In this burst of classical interest, Dave and Jeff discuss the graffito discovered on the Palatine Hill in 1857. Does it depict Christ Jesus crucified, mocked in the shape of a donkey? What is onolatry? Who was Alexamenos and why is he being ridiculed? What about the early evidence from apologists Tertullian and Minucius Felix? What can they tell us about how the Romans viewed their Christian and Jewish neighbors? Tune in as we discuss these questions and more, and don't forget to check the link for the image: https://en.wikipedia.org/wiki/Alexamenos_graffito
In this surprise premier, Jeff and Dave plow new ground with a 15 minute huggable portion, a bite-sized podcast for those on the go. Here's your chance to wolf down some Classics in a short, digestible format. In this episode we take apart the first seven lines of the Vergilian classic. So tuck in your napkin, pull up a chair, take out your fork - nah, forget it. Just shove your whole mouth in the dip and enjoy!
Many civilizations around the world have traditions in which the gods get upset with mankind and water the world back to square one. The Greeks and Romans were no exceptions. This week the guys wade into Ovid’s take on all this with a look at the Greco-Roman “Noah figures” Deucalion and Pyrrha. After humanity Teen Wolfs its way into Zeus’ disfavor, the couple find themselves on a skiff headed for a sea-swamped Parnassus. And even when they hit dry land they have to solve a riddle to repopulate the earth. Why? Well, Themis the breaks, I’m afraid. So how do Deucalion’s and Pyrrha’s titanic parentage foreshadow the action? What does this story have to say about Roman views of human nature? Why so much rock chucking? And also stay tuned for Ad Navseam’s new coming attraction: “Gvrgle”!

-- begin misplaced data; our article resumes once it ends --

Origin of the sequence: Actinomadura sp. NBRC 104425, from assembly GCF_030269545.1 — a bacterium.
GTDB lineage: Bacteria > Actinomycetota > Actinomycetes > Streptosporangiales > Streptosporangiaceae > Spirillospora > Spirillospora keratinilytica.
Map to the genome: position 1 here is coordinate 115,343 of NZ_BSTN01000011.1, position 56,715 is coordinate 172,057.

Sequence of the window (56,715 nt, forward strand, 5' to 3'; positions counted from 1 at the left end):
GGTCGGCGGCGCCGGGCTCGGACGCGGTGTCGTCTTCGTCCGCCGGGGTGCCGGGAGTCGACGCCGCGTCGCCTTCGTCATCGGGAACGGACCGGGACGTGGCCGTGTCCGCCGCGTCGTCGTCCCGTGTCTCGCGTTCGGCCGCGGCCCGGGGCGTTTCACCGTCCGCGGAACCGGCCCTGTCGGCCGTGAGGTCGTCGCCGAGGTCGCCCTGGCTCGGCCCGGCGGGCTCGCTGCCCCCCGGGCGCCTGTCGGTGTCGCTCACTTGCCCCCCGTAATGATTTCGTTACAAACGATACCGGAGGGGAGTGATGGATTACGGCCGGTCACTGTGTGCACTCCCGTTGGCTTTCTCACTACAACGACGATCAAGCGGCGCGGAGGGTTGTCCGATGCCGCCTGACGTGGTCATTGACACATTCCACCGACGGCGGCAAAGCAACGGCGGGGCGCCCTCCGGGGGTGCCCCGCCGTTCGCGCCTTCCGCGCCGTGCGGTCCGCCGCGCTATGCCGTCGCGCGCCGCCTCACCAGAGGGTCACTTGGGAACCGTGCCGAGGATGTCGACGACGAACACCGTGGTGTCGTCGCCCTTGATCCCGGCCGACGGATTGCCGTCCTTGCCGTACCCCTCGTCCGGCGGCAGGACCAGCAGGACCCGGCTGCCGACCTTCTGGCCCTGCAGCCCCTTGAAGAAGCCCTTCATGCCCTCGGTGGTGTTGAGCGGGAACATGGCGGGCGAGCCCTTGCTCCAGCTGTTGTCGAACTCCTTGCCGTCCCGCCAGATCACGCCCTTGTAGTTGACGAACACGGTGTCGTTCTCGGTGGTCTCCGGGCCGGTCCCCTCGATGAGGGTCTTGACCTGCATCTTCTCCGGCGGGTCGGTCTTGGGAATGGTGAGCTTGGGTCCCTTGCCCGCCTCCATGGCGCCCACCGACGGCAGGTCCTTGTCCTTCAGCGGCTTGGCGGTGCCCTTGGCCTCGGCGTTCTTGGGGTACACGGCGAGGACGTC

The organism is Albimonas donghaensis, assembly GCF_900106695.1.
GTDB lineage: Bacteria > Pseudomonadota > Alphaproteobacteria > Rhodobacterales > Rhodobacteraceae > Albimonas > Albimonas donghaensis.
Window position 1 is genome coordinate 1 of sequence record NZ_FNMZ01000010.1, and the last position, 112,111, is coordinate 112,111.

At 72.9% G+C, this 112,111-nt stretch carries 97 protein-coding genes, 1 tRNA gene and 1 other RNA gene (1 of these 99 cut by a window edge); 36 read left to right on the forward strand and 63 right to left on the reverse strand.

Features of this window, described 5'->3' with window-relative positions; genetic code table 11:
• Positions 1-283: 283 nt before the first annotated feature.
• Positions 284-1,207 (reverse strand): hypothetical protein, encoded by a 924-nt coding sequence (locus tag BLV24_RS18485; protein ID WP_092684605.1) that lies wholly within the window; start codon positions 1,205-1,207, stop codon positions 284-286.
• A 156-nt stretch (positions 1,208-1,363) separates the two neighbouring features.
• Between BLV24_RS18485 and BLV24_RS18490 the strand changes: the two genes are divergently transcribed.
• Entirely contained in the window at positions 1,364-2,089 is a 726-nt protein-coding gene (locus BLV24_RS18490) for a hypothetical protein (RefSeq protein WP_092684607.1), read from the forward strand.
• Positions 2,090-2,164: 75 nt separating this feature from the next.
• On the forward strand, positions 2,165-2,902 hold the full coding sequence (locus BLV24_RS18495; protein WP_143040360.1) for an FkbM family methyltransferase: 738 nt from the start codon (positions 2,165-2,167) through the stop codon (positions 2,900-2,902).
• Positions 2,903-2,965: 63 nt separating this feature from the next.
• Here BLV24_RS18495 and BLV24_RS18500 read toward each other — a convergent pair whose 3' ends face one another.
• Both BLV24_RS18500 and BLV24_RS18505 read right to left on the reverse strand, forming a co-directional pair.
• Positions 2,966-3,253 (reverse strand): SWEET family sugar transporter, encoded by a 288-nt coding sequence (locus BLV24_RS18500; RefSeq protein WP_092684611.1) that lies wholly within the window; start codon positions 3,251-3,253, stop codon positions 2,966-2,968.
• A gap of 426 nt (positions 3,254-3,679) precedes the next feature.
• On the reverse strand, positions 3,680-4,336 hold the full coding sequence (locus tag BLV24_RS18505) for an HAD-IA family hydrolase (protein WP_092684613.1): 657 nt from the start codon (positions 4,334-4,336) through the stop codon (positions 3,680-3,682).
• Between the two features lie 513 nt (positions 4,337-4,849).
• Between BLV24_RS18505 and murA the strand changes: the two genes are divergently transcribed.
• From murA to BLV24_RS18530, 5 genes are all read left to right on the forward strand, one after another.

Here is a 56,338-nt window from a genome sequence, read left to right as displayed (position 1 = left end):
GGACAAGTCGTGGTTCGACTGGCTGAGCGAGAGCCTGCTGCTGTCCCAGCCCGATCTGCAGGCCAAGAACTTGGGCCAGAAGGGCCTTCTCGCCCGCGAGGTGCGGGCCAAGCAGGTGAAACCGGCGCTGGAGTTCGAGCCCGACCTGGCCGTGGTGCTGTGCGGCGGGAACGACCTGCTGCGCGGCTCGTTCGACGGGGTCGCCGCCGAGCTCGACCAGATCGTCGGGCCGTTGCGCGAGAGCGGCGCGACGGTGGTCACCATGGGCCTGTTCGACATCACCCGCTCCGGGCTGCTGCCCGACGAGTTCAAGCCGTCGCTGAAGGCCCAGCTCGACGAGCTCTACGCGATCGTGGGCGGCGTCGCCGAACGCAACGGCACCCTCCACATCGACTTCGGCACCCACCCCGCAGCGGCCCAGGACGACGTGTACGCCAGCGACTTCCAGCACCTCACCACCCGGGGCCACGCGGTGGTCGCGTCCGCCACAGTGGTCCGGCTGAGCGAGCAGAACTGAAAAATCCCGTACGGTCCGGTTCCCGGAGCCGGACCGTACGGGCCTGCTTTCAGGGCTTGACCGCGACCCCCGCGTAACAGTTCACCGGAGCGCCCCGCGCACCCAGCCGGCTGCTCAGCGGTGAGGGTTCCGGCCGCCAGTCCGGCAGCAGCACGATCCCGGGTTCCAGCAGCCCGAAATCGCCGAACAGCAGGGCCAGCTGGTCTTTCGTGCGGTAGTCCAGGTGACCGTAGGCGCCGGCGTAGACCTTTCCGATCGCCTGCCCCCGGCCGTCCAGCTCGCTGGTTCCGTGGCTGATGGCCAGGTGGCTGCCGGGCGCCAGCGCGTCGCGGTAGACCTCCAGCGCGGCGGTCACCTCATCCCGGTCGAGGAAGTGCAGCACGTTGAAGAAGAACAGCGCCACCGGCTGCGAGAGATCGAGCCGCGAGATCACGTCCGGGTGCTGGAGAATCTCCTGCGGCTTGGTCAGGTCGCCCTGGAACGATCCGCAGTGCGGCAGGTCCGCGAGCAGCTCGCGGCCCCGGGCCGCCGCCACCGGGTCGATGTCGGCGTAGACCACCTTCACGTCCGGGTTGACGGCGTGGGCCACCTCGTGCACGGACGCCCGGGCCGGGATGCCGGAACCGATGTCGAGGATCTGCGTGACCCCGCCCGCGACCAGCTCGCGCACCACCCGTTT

No Meat, Please, We’re Pythagoreans!: Pythagoras in Book 15 of Ovid’s Metamorphoses (Ad Navseam, Episode 81)
It’s back to Ovid this week and you’d best hold on to your hypotenuse. Join us for a deep dive into Book 15 of the Metamorphoses where, after a quick “Hello, Numa”, it’s on to a lengthy lecture by Pythagoras (of triangle fame) regarding the dos and (mainly) don’ts of what humans should glut their gobs with. In a word—put down that cheeseburger, because it just might be your uncle Jimmy! What was Numa, the 2nd king of Rome, supposed to learn from this? Is there wisdom here or was Pythagoras just some kind of metempsycho? Would a modern vegan or vegetarian agree with his take? In the meantime, tune in, go easy on the beans and if you encounter a bar on your way to this episode, consider walking around it. Also, Guacaroni and Cheese.
This week the guys are back with more mottos, from the muddled to the magnificent, from bland to grand. But this time they have their sights set on the apophthegms of colleges and universities around the globe. And it is a roller coaster—which ones make the cut? Which make no sense at all? Which ones could use some spicing up? And what’s with those prone ursines lazing about in the American southwest? So come join in the fun, whether or not you agree that Sparty needs a serious makeover or you are a proud alum of UdoU. Quaecumque, ὤνθρωπε.